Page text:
WAIKAPU - It was perhaps the most unpopular modern war in American history, but there was no sign of politics as a bunch of old war buddies gathered Saturday to mark 43 years since the Hawaii and California National Guard troops were sent off to fight in Vietnam or serve in other capacities.
About 120 long-retired soldiers and their friends and families from the National Guard's 29th Brigade, 299th Infantry held a luncheon in the Kahili Golf Course banquet room to "remember the old days, to see each other and talk story," said the alumni organization's chairman, Gus Fuentes, 79, of Haliimaile.
"We are getting old, but the camaraderie is still there," Fuentes said.
Retired Warrant Officer Gil Amaral of the Hawaii National Guard 29th Brigade, 299th Infantry listens as the names are read of the 44 members of the unit who died during and since the Vietnam War. Saturday was the 43rd time the vets have gotten together to talk story with their war buddies.
The Maui News / CHRIS HAMILTION photo
The morning stretched into the afternoon as the men and their loved ones - who are now in their 60s and 70s - remembered each of the 44 fallen friends they know of. (Inevitably, some of the men said, they lost touch with a number of the men who were once "as close as brothers.")
Some died in battle, others from old wounds, but most nowadays of natural causes, Fuentes said.
The first to die was killed in combat in 1968. It was Spc. Walter D. Brown of Haiku, his friends recalled.
"You have to remember how close we all were. We certainly are not strangers. Many of us were in Vietnam together, but we also trained for 19 months at Schofield Barracks (in Honolulu)," Fuentes said. "We slept together. We ate together . . . We couldn't be closer friends. And you have to keep that closeness intact."
He and some of the others said they arrived at the barracks with a bit of a chip on their shoulders because it had been a long time since the National Guard had been activated.
"And we were still kind of seen as just 'weekend warriors,' " Fuentes said.
By the time the training was done, though, Fuentes said that this part of the National Guard's infantry brigade had exceeded even the regular army's training standards.
"We'd all come from the same, and we'll always have something in common," said retired Staff Sgt. Ernest Hokoana, 69, of Makawao. "At the time, the National Guard was sort of a joke. We wanted to, and I think we did, change that opinion."
Nowadays, Hokoana said, his goal in life is simple, "Be happy."
Despite the laughter and hugs, the vets took parts of the day quite seriously. They toasted to their friendship and lost friends, held moments of silence and said in unison the Hawaii units' fighting phrase, "E Makaala Kakou," or "We Are Prepared."
When the cadre of companies left in 1968, they were 2,000 strong, said Fuentes, the former noncommissioned officer and 44-year National Guard veteran. He said he doesn't know how many exactly are still alive, but they make every effort to try and keep in touch with everyone.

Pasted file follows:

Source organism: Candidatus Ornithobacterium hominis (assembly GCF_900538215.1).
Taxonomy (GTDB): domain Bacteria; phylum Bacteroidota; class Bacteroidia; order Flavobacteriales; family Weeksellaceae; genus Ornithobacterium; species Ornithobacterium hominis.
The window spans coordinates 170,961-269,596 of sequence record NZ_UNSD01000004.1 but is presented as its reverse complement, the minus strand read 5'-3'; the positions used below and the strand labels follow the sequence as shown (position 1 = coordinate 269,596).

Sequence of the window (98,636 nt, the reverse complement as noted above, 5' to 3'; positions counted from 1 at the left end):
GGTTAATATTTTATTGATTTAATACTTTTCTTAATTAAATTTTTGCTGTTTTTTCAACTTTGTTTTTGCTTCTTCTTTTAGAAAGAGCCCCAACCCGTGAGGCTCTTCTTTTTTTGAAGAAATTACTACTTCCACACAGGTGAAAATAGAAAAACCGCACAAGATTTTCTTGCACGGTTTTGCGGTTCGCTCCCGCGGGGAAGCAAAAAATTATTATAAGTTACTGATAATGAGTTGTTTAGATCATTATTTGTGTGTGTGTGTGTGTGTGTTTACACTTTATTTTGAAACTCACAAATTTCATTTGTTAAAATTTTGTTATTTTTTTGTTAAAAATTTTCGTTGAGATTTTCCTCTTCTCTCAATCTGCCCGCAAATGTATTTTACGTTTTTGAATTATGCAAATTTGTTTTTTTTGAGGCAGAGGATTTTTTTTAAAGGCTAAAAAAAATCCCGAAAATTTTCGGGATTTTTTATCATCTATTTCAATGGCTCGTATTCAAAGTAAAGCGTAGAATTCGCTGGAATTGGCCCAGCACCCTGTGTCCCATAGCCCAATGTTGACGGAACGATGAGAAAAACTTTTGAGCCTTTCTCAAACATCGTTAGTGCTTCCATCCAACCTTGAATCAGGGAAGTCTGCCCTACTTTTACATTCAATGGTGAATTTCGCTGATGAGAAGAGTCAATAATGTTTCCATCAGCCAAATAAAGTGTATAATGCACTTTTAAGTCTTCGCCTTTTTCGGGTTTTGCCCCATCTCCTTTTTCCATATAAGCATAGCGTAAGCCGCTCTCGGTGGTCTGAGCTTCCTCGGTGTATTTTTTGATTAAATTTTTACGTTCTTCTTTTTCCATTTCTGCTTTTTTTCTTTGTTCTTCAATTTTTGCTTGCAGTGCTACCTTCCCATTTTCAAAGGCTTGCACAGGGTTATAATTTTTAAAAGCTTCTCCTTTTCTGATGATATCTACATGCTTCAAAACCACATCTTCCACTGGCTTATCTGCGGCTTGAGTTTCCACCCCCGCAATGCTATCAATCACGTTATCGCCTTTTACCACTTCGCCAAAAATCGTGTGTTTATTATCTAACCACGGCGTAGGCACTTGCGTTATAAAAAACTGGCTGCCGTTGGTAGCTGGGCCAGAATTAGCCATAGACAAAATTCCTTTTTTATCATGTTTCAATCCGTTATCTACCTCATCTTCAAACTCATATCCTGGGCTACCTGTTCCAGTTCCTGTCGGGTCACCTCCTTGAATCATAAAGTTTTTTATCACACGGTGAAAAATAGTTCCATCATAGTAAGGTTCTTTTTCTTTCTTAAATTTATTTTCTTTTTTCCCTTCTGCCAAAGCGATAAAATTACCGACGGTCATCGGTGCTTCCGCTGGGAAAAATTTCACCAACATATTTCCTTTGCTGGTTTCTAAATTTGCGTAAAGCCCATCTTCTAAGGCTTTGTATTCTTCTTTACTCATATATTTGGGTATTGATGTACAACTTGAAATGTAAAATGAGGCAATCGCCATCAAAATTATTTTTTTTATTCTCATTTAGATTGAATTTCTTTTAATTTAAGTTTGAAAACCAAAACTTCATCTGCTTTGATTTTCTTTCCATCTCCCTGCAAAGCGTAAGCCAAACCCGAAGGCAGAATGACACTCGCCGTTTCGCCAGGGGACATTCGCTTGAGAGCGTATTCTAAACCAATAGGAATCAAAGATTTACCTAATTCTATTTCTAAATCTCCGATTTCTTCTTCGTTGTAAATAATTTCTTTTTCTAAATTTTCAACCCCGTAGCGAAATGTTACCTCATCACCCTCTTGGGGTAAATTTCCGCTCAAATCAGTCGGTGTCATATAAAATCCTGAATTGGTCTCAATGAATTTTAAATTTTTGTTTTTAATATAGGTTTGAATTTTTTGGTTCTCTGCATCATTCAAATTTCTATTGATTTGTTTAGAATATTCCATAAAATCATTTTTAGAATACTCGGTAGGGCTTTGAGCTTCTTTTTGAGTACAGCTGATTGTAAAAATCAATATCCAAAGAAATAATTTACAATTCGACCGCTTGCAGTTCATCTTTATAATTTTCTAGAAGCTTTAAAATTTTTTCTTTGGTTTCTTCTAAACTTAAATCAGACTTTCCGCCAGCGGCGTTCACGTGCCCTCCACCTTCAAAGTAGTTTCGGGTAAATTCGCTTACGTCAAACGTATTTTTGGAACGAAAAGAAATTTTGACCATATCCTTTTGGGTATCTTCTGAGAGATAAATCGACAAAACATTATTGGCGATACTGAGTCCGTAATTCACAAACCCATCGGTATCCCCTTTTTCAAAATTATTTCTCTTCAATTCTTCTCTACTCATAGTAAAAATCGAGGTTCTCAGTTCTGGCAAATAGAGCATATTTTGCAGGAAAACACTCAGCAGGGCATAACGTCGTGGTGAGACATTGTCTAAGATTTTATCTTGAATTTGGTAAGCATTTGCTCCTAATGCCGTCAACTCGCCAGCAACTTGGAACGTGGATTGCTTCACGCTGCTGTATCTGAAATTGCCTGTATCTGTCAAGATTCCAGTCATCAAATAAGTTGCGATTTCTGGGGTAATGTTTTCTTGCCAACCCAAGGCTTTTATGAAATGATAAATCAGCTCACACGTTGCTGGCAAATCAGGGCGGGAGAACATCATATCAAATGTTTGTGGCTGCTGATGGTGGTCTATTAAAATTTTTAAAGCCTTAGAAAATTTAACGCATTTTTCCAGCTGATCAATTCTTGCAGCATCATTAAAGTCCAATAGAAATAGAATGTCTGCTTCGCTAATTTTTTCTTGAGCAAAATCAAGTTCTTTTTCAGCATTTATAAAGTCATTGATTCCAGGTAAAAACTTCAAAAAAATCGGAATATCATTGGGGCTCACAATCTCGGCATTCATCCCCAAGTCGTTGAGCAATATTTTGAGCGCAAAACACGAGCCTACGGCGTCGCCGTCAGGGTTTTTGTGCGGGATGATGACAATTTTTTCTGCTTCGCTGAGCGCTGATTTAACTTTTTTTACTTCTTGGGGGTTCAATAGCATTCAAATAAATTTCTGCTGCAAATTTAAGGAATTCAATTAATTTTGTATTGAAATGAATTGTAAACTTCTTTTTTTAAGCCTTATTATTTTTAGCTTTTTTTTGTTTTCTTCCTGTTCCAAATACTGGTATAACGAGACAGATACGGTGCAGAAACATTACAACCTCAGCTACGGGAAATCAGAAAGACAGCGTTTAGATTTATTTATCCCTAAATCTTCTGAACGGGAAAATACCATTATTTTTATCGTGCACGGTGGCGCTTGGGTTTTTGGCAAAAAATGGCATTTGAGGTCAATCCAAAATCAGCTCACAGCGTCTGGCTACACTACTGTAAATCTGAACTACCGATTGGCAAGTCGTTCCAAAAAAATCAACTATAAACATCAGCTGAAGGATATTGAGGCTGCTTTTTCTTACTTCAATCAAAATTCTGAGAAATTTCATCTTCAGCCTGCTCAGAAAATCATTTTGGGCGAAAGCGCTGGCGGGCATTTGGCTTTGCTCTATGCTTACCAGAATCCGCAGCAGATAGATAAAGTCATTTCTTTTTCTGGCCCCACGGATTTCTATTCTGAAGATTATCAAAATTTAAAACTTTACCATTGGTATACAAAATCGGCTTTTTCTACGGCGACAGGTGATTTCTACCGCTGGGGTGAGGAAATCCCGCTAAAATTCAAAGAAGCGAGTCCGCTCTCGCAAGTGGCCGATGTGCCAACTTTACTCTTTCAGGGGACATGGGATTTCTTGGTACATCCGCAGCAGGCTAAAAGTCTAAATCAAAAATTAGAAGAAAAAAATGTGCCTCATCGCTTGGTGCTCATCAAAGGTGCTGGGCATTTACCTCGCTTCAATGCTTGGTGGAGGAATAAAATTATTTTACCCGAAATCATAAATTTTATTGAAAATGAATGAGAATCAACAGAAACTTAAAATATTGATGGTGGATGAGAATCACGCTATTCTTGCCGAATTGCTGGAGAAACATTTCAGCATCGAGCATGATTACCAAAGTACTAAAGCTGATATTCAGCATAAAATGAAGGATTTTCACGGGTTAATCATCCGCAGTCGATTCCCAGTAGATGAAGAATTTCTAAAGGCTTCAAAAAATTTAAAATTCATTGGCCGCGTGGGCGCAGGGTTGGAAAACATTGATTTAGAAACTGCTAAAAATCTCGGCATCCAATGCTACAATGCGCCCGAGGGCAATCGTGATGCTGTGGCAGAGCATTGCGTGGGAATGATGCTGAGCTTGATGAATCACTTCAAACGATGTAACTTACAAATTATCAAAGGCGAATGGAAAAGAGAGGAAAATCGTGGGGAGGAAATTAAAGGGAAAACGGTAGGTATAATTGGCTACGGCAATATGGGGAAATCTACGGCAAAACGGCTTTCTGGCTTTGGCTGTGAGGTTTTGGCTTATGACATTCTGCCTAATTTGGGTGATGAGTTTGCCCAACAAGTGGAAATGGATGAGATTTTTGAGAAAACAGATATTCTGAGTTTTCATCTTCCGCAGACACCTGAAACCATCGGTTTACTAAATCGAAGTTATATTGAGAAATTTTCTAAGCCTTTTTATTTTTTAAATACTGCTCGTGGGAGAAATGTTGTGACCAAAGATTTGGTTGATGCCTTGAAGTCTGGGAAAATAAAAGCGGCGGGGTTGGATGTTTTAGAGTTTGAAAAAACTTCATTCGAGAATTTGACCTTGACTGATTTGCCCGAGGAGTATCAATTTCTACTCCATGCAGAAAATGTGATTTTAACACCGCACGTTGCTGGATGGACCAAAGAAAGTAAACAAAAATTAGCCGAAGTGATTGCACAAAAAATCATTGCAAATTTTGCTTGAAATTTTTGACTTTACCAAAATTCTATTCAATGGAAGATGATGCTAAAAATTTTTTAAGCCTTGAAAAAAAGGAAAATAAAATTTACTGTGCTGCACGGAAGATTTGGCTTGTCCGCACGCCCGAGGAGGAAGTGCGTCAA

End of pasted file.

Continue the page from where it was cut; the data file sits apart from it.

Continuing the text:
When they did go to war in Asia, the units were sent piecemeal, Fuentes said. Many of the men, like himself, served their country in support capacities, sometimes never leaving the United States or serving in other countries.
It also was not unusual, some veterans said, to have been in the general Asian theater before. Several fought in both the Korean and Vietnam wars.
Members of the Vietnam
group took time during the day to recognize posthumous Medal of Honor recipient Anthony T. Kaho'ohanohano. His family received the award on his behalf from President Barack Obama in May.
Kaho'ohanohano had a brother, Capt. Abel Ka-ho'ohanohano Sr., who served in the Vietnam infantry unit, said his nephew, George.
George Kaho'ohanohano also had served in the Maui-based National Guard as had a number of his relatives, he said.
"It's good for us to be here because they all are part of the family," George Kaho'ohano-hano said.
He had brought with him the encased medal and flag of the fallen soldier, along with the certificate of the medal's verification and the official military account of his heroic actions in Korea in 1951.
Kaho'ohanohano was only a 21-year-old private when his unit came under heavy fire and Americans began to fall.
The men decided upon a staggered retreat to a safer position, but Kaho'ohanohano fought the enemy even after he had run out of machine-gun ammunition and grenades. The former star school athlete used a trench shovel as a weapon.
He eventually was among the dead. But 13 bodies of the enemy also were killed, believed to have been done in at the hands of Kaho'ohanohano.
Many of the men and women at Saturday's event said they still marvel at his heroism.
Fuentes used his turns at the mic to share jokes to lighten an otherwise heavy-hearted mood.
"I hope we don't lose anymore of you in the next year," he said at the end of the event. "I want to see you all again and talk story and share in the spirit of aloha."
* Chris Hamilton can be reached at firstname.lastname@example.org.